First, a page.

Friday, 23 June 2017

Is the EU Capable of Making A Reciprocal Offer to Britain After Theresa May's Unilateral One?



The Brexit talks are underway and the French are being as French as they always are, which is to say arrogant, superior and treacherous. They are couching it in reasonable language of course but President Macron's talk of the door always being open to us to rejoin is actually just intended to divide and rule us. It may succeed.

Even those of us who are are and remain ardent leavers have had occasional bouts of remorse or at least of doubt these last 12 months since the referendum. And this has only been made worse since the election result. The remainers, who had been seen off, are now fired up again and promising all kinds of trouble for the government as it seeks to navigate its way through the negotiations and to get it all through parliament without a majority. Both main parties promised Brexit, but Labour has no idea what it stands for since it cannot agree. The Tories are similarly divided and arguing for different versions of Brexit. Add to this the fact that we are probably going to change prime minister some time in the next few weeks or months and we are entering treacherous waters.

Of course if the EU was really serious about wanting to keep us and our 12% of the annual budget in the EU then they would make us a decent offer to keep us in. But that would undermine their precious project. And so we have to play this silly game of demanding a huge divorce settlement and of telling us we are in a different universe during preliminary talks. Yesterday the PM went to Brussels and made a generous offer to give EU citizens in the UK the right to remain here with full rights as UK citizens after Brexit whilst rightly rejecting their more outlandish demands over timing and the jurisdiction of the ECJ. Can the EU reciprocate? Can it negotiate in the same spirit? If it wants us to stay then it should make an offer in that kind of vein.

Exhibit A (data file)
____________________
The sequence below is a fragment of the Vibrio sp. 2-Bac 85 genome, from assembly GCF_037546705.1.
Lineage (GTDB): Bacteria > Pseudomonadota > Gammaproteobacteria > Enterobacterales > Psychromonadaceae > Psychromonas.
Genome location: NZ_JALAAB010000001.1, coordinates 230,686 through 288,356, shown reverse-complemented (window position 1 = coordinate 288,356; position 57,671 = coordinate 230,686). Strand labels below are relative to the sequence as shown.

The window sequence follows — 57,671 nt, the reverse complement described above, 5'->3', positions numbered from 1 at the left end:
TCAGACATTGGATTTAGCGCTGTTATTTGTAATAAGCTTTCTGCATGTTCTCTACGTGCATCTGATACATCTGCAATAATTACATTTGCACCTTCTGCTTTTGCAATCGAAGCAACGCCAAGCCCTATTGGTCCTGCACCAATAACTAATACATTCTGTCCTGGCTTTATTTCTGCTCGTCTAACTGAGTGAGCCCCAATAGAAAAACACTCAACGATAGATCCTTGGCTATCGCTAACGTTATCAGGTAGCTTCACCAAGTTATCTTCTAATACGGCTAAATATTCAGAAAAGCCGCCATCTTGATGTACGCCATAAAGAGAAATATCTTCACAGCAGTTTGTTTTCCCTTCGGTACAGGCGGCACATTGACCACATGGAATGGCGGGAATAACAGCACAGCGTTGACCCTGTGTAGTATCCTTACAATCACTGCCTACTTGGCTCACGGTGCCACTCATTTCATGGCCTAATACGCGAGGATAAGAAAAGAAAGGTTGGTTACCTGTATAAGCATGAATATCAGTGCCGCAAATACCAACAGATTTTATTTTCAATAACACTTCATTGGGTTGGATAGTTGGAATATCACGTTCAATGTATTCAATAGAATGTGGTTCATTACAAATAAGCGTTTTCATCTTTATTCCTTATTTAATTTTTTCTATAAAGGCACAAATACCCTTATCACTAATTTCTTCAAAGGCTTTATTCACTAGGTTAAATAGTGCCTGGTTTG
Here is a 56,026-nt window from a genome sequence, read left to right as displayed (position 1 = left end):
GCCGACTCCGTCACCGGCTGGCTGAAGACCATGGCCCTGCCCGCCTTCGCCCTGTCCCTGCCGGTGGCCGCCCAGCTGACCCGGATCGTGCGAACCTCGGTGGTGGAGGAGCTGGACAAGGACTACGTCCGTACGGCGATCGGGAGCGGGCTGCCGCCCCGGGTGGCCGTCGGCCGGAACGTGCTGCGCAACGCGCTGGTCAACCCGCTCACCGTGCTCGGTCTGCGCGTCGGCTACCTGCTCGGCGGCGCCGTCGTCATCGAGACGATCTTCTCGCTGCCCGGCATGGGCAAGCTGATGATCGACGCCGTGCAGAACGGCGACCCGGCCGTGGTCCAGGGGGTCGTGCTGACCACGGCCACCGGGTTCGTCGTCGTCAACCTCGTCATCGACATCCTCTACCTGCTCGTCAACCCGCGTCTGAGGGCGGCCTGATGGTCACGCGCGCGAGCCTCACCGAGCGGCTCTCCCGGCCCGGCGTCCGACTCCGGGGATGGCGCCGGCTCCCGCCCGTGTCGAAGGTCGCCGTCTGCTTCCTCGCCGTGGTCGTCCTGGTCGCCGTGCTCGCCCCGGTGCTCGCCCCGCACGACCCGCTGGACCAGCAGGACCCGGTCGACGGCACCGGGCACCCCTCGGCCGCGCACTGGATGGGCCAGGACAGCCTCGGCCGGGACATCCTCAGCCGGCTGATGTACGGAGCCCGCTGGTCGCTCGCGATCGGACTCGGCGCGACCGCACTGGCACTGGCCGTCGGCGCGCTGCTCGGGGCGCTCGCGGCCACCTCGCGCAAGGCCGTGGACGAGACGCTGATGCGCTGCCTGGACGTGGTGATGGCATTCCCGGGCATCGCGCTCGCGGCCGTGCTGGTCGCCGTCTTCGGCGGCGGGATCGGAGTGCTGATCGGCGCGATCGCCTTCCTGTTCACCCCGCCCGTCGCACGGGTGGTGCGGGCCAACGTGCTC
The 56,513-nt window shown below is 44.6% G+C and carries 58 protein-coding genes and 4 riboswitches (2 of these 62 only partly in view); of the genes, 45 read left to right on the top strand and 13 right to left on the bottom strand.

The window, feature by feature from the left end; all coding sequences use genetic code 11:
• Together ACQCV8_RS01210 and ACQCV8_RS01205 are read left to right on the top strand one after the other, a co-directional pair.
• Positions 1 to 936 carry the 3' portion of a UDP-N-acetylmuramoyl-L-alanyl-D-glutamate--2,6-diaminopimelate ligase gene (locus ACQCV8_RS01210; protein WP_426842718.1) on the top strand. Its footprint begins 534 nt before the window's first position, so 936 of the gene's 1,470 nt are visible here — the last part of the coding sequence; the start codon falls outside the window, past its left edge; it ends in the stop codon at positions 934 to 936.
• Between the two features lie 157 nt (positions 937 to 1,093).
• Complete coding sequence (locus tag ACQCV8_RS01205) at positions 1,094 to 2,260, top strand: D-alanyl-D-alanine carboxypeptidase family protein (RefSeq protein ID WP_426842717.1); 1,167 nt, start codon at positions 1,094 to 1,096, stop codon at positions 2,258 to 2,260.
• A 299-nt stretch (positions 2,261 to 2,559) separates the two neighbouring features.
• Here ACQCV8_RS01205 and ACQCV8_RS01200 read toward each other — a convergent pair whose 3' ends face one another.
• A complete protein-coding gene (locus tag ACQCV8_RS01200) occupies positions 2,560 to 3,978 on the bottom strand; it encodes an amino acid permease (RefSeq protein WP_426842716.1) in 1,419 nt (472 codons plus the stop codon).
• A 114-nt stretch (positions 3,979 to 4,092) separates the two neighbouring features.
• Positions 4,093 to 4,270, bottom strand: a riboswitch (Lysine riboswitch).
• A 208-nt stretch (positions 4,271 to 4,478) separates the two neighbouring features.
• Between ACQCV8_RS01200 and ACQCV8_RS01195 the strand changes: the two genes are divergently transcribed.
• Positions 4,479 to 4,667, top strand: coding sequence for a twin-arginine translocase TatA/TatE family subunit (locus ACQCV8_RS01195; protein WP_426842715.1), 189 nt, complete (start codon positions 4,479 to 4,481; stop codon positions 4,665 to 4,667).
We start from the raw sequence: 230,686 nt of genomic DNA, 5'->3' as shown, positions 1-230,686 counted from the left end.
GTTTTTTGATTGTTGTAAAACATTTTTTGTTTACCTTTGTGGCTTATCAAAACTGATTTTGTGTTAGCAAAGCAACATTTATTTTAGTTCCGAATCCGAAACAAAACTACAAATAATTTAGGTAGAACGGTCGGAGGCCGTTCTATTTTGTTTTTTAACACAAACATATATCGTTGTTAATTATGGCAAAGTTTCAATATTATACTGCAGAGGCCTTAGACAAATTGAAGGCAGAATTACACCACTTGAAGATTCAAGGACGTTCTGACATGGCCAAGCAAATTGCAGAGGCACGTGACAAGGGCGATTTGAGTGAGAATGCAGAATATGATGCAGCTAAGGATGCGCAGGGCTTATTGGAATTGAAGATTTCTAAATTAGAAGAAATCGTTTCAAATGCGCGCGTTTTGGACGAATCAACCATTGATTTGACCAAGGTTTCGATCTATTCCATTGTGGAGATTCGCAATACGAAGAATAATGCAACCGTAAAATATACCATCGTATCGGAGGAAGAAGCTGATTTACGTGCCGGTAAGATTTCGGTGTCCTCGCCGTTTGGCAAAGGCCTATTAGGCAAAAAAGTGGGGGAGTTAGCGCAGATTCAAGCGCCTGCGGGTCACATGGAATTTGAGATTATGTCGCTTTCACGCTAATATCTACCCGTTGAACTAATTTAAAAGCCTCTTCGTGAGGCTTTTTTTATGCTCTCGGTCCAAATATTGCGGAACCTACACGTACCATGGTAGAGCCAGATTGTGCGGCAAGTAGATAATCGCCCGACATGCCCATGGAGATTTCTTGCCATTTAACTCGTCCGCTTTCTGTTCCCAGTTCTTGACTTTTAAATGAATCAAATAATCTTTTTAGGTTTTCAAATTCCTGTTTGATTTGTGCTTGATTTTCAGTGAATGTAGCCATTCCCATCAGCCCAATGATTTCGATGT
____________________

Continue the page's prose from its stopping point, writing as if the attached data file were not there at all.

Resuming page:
This blog always argued that if the EU had made us a decent offer when it was talking to David Cameron then I could have been won around to staying in the EU. They didn't. I doubt that they are capable of such magnanimity because they are always looking to preserve their union and to forge it ever closer. That is what Britain rejected. It is why, though the Government will have difficulties, we are unlikely to be made a decent enough offer to ever tempt enough of us to want to stay in on the old terms. Different terms? Probably. But they won't be forthcoming.

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